Since his children now have careers and families of their own, Amy accompanies Dr. Coblyn on each fishing trip. “I won’t go myself,” he says, adding that he fishes only during warm weather, from roughly mid-May to early October. “I’m too chicken, and Amy prefers to be able to see land from the boat at all times.”
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Explore This IssueJuly 2016
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Still, the couple have a few fishing tales to tell of their own. One time, while fishing in Cape Cod Bay on Columbus Day, black clouds suddenly filled the sky. He immediately turned the boat around and headed back to the pier, pummeled by sleet and hail. “That’s the last time we will ever go fishing so late in the year,” he says.
Last Mother’s Day, he read in the local paper that right whales were in Cape Cod Bay. As the rarest of all large whales, they are typically recognized by their enormous heads and jaws that accommodate hundreds of baleen bristles or teeth.
Dr. Coblyn and his wife headed out to Cape Cod Bay that Sunday, surprised to be the only boat in sight.
“We went out 10 miles, which I almost never do,” he says. “I’m usually a wimpy fisherman. I want to see land. I was about to turn around when my wife said, ‘Look over there.’ There were three right whales 100 yards from us … swimming around, frolicking. That was one of the most amazing experiences I’ve ever had on the boat.”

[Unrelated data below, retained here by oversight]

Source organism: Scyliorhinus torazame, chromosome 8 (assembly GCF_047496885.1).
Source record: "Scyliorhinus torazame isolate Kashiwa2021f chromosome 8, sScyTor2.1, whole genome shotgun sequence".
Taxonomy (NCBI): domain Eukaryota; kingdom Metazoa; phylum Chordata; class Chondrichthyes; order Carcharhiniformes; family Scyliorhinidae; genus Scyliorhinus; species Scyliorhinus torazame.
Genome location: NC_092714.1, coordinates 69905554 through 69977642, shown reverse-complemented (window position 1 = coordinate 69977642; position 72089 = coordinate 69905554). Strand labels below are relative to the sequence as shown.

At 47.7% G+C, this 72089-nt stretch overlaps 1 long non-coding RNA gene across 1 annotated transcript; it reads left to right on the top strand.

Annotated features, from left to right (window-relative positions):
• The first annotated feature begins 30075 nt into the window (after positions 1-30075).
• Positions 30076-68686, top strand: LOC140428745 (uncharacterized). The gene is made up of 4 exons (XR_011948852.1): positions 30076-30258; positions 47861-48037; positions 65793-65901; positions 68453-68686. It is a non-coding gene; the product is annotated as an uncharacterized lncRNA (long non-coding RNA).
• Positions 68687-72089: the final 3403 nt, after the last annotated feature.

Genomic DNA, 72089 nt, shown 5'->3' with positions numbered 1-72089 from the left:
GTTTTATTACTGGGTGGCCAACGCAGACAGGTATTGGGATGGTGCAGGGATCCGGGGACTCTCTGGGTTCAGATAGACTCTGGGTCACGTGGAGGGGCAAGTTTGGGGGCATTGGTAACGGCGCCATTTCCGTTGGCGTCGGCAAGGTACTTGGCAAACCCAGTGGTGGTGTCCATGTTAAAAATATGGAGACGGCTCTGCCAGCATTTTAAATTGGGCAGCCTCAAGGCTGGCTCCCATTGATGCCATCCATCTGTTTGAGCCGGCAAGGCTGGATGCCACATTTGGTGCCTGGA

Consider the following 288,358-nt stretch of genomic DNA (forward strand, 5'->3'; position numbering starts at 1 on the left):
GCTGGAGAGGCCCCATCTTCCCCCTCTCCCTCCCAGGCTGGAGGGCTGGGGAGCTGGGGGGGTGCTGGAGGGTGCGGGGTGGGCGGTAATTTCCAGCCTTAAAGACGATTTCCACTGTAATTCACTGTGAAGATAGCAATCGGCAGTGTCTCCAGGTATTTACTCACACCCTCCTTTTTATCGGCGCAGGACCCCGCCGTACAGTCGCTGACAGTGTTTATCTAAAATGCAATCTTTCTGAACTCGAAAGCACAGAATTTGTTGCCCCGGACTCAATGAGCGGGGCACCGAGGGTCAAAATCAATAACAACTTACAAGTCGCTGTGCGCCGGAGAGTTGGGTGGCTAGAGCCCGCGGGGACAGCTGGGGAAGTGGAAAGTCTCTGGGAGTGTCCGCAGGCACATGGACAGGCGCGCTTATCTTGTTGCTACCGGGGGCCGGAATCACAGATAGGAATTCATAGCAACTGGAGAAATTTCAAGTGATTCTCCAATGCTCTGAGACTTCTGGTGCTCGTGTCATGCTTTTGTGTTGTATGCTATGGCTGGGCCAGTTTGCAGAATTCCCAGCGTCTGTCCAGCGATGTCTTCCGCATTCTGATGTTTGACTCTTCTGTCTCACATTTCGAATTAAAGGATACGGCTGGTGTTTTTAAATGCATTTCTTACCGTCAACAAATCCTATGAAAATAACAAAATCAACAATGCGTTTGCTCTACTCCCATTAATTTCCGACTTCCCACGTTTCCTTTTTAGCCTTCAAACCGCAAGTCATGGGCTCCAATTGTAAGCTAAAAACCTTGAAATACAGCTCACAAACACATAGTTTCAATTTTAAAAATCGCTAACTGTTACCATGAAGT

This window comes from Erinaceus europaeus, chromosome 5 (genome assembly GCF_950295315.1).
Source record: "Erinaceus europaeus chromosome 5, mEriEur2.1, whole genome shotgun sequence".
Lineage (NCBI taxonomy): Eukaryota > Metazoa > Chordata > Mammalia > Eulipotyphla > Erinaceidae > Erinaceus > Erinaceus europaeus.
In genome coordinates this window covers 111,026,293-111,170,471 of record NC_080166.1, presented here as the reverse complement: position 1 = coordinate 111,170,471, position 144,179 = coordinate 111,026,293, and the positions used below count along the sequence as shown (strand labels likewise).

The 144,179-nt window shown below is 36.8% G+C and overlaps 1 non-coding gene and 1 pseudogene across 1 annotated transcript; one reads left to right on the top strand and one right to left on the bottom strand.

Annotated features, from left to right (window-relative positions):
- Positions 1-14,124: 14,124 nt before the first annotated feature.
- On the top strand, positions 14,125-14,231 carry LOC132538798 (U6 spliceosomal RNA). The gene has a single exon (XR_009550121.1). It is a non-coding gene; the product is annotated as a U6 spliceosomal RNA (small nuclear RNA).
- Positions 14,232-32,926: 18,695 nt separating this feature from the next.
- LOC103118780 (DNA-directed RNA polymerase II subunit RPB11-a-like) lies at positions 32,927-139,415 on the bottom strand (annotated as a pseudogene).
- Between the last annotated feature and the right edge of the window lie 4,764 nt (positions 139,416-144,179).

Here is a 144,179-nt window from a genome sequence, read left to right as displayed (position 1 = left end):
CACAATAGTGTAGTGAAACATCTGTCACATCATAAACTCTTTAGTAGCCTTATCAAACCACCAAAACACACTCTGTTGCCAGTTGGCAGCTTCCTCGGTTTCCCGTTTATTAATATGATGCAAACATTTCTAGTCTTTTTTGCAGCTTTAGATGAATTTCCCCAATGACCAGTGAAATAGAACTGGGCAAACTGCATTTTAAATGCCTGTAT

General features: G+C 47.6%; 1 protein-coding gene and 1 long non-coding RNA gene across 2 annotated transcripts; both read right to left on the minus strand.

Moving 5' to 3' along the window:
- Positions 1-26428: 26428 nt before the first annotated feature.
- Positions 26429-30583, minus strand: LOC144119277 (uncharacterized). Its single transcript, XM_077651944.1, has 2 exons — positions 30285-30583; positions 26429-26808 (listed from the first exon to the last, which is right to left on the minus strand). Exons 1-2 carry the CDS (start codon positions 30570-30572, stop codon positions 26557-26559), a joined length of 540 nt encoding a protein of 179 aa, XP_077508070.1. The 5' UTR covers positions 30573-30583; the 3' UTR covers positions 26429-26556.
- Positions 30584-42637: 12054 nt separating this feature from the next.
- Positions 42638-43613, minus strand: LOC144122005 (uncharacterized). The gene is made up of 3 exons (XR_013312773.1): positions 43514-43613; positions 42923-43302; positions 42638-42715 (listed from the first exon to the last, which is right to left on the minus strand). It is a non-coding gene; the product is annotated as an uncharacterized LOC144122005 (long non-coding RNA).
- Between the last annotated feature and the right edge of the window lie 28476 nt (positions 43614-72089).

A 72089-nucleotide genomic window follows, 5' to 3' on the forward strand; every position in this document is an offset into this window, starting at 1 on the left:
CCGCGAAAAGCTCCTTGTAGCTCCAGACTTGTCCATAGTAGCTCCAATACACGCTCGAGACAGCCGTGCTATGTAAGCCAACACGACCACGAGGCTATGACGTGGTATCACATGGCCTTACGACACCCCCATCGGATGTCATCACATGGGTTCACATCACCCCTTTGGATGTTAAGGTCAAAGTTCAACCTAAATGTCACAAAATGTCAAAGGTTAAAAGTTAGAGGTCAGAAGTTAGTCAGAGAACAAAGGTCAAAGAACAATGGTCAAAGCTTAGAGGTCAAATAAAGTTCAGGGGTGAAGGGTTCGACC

Dr. Coblyn believes fishing and rheumatology share a common evolution. In the old days, he says rheumatologists would spend much time trying old-fashioned remedies like liquid gold shots. It would take a long time to finally hit “a winner,” he says. Fishing is the same way. You can spend many hours—even days—fishing and not catch a single fish, big or small.
But many things have changed since then. Now rheumatology drugs act fast. Physical pain experienced by patients can be quickly relieved. Likewise, people who fish can cheat a little by using technology that finds fish. No more anguish. No more frustration. No more defeat.
Although he never claims to be an expert fisherman, he is willing to share a valuable secret he learned long ago. When coming back from a fishing trip empty-handed, just say the fish weren’t biting, because it was too cold, too hot, too windy or the tide was too high low or too high. “You’ll sound like you know what you’re doing,” he jokingly says.